Gabrielle Union Speaks Out About Nude Photo Hacking Scandal

Jennifer Hacked
Jennifer Lawrence and more had their nudes hacked.
Gabrielle Union is speaking out about the nude photo hacking scandal for the first time.

In August, nude photos of  Jennifer Lawrence, Kate Upton and Vanessa Hudgens and more leaked online. Three weeks after that, another batch of photos, including those of Union, were posted online. Now, Union is talking about the hacking scandal. Speaking to Cosmopolitan’s Editor-in-Chief, Joanna Coles, Union called the photo leak, “a crime.” Find out what else she had to say below!

Union spoke with Coles at the Fun Fearless Life Conference in New York City yesterday. According to The Hollywood Reporter, while speaking with Coles, Union told her the story of how she found out about the first photo leak. Union revealed, “The day after my wedding, we were all sitting around, rehashing the best day of my life, and I get a text from my team that there’s an article that over 100 female celebrities had been targeted.”

Her photos weren’t leaked in that first wave of pictures, but three weeks later, Union’s photos were posted online while she was on a “family-moon” in Turks and Caicos. What did she do when she heard the news? Union revealed, “In the moment, I froze. I was mortified, terrified. … I just didn’t know what to do. I felt I had given so much of myself, but I had saved a little bit for myself and for my husband, and they had taken that from me.” After the leak, Union contacted the FBI. She isn’t letting this just pass her by, she’s taking a stand.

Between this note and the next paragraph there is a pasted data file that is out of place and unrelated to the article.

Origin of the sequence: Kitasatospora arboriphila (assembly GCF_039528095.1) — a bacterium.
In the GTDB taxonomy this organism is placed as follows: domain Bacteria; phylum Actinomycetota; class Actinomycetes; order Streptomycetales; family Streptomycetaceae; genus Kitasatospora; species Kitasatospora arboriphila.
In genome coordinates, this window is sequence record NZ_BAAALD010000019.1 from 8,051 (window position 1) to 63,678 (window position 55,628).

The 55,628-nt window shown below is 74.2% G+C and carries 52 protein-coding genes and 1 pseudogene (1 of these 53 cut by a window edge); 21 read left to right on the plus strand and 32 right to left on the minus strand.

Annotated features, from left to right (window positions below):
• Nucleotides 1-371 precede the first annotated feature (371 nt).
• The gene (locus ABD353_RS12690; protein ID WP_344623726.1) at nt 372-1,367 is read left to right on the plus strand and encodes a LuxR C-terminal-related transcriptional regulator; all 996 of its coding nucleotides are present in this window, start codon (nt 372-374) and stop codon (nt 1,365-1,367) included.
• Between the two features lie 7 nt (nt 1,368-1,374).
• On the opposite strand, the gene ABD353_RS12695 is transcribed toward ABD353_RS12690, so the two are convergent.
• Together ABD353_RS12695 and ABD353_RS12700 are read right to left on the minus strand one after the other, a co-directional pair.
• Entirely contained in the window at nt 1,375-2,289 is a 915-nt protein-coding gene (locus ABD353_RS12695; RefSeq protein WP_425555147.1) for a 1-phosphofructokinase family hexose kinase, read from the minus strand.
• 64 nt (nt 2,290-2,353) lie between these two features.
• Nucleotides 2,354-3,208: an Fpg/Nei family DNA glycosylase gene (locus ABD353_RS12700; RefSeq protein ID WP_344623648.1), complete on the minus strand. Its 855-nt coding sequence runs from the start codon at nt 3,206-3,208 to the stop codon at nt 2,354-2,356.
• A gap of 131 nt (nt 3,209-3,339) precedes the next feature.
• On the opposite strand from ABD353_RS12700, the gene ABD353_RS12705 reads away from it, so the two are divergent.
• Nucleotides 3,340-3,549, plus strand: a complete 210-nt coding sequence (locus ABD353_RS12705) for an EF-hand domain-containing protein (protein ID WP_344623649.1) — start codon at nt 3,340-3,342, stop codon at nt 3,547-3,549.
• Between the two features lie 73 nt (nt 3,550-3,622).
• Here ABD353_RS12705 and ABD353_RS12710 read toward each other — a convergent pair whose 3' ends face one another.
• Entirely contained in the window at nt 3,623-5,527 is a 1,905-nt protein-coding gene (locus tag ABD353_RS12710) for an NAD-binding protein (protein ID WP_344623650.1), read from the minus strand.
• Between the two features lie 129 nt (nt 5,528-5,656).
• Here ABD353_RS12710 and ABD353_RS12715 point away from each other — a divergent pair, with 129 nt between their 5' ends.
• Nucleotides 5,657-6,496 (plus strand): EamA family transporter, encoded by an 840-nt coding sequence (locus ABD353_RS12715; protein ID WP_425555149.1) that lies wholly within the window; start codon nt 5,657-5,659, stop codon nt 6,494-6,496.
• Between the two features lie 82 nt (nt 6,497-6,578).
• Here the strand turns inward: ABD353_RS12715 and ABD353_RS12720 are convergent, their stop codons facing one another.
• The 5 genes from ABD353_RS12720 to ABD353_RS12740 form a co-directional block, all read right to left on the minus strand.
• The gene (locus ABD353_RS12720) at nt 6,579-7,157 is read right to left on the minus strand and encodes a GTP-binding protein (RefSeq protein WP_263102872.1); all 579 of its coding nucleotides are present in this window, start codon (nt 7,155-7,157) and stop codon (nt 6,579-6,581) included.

Union goes on to say, “I didn’t do anything wrong — no matter what people describe to me, ‘It’s your fault, you’re stupid to take nude photos, that’s what happens when you’re a celebrity’ — all this nonsense, … they’re criminals. What you do with your own body is your choice. Period. There’s no gray matter there. And when someone takes your choice away and your power away over your own body, it’s a crime. Period. A hacking scandal? We’re lessening it, making it more palatable for mass consumption, but it’s a crime. Over a hundred women were targeted — if these women weren’t celebrities, there would be much more outrage, but because we’re female celebrities, we weren’t good victims and we enjoyed it, all PR is good PR.’ That’s what they say.”

What do you think about Union’s statements? Sound off in the comments! Plus check out the essay Union wrote for about the experience for December’s Cosmopolitan HERE!